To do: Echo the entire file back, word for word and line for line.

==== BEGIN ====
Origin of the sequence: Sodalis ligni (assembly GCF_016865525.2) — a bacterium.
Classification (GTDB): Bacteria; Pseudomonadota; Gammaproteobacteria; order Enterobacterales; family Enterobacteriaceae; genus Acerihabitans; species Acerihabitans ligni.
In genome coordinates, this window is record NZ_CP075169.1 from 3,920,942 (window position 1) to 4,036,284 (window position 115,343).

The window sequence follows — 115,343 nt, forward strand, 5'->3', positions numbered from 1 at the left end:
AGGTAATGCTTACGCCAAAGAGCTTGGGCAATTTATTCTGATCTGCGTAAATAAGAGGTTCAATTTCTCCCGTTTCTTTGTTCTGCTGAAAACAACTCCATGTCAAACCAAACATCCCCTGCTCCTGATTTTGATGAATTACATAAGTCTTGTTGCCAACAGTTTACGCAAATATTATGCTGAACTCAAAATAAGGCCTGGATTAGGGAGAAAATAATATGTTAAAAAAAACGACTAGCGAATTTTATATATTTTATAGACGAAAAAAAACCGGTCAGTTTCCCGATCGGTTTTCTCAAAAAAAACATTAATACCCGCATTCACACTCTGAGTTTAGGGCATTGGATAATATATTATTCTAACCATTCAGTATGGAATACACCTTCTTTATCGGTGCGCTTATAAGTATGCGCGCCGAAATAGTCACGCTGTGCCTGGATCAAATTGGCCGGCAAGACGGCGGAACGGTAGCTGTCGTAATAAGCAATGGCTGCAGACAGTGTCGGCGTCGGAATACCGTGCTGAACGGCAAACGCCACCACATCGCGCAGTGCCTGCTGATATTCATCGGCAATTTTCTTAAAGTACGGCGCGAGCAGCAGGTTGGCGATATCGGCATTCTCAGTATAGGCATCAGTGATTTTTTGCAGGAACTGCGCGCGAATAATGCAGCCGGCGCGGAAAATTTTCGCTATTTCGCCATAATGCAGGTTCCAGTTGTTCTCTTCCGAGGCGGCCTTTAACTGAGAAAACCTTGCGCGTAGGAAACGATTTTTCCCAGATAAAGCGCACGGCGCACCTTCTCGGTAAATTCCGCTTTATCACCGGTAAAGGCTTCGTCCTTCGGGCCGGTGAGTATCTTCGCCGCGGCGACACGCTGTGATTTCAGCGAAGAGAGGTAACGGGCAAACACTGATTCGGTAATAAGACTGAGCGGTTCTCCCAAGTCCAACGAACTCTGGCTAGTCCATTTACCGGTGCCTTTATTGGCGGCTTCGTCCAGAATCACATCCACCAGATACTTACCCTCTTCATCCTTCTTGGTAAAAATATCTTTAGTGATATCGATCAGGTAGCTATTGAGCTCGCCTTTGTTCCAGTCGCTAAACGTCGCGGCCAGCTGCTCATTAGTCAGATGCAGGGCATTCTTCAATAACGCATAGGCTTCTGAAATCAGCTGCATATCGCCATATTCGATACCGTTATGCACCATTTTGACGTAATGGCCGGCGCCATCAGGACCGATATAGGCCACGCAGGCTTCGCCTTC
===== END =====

Origin of the sequence: Sodalis ligni (assembly GCF_016865525.2) — a bacterium.
Classification (GTDB): Bacteria; Pseudomonadota; Gammaproteobacteria; order Enterobacterales; family Enterobacteriaceae; genus Acerihabitans; species Acerihabitans ligni.
In genome coordinates, this window is record NZ_CP075169.1 from 3,920,942 (window position 1) to 4,036,284 (window position 115,343).

The window sequence follows — 115,343 nt, forward strand, 5'->3', positions numbered from 1 at the left end:
AGGTAATGCTTACGCCAAAGAGCTTGGGCAATTTATTCTGATCTGCGTAAATAAGAGGTTCAATTTCTCCCGTTTCTTTGTTCTGCTGAAAACAACTCCATGTCAAACCAAACATCCCCTGCTCCTGATTTTGATGAATTACATAAGTCTTGTTGCCAACAGTTTACGCAAATATTATGCTGAACTCAAAATAAGGCCTGGATTAGGGAGAAAATAATATGTTAAAAAAAACGACTAGCGAATTTTATATATTTTATAGACGAAAAAAAACCGGTCAGTTTCCCGATCGGTTTTCTCAAAAAAAACATTAATACCCGCATTCACACTCTGAGTTTAGGGCATTGGATAATATATTATTCTAACCATTCAGTATGGAATACACCTTCTTTATCGGTGCGCTTATAAGTATGCGCGCCGAAATAGTCACGCTGTGCCTGGATCAAATTGGCCGGCAAGACGGCGGAACGGTAGCTGTCGTAATAAGCAATGGCTGCAGACAGTGTCGGCGTCGGAATACCGTGCTGAACGGCAAACGCCACCACATCGCGCAGTGCCTGCTGATATTCATCGGCAATTTTCTTAAAGTACGGCGCGAGCAGCAGGTTGGCGATATCGGCATTCTCAGTATAGGCATCAGTGATTTTTTGCAGGAACTGCGCGCGAATAATGCAGCCGGCGCGGAAAATTTTCGCTATTTCGCCATAATGCAGGTTCCAGTTGTTCTCTTCCGAGGCGGCCTTTAACTGAGAAAACCTTGCGCGTAGGAAACGATTTTTCCCAGATAAAGCGCACGGCGCACCTTCTCGGTAAATTCCGCTTTATCACCGGTAAAGGCTTCGTCCTTCGGGCCGGTGAGTATCTTCGCCGCGGCGACACGCTGTGATTTCAGCGAAGAGAGGTAACGGGCAAACACTGATTCGGTAATAAGACTGAGCGGTTCTCCCAAGTCCAACGAACTCTGGCTAGTCCATTTACCGGTGCCTTTATTGGCGGCTTCGTCCAGAATCACATCCACCAGATACTTACCCTCTTCATCCTTCTTGGTAAAAATATCTTTAGTGATATCGATCAGGTAGCTATTGAGCTCGCCTTTGTTCCAGTCGCTAAACGTCGCGGCCAGCTGCTCATTAGTCAGATGCAGGGCATTCTTCAATAACGCATAGGCTTCTGAAATCAGCTGCATATCGCCATATTCGATACCGTTATGCACCATTTTGACGTAATGGCCGGCGCCATCAGGACCGATATAGGCCACGCAGGCTTCGCCTTC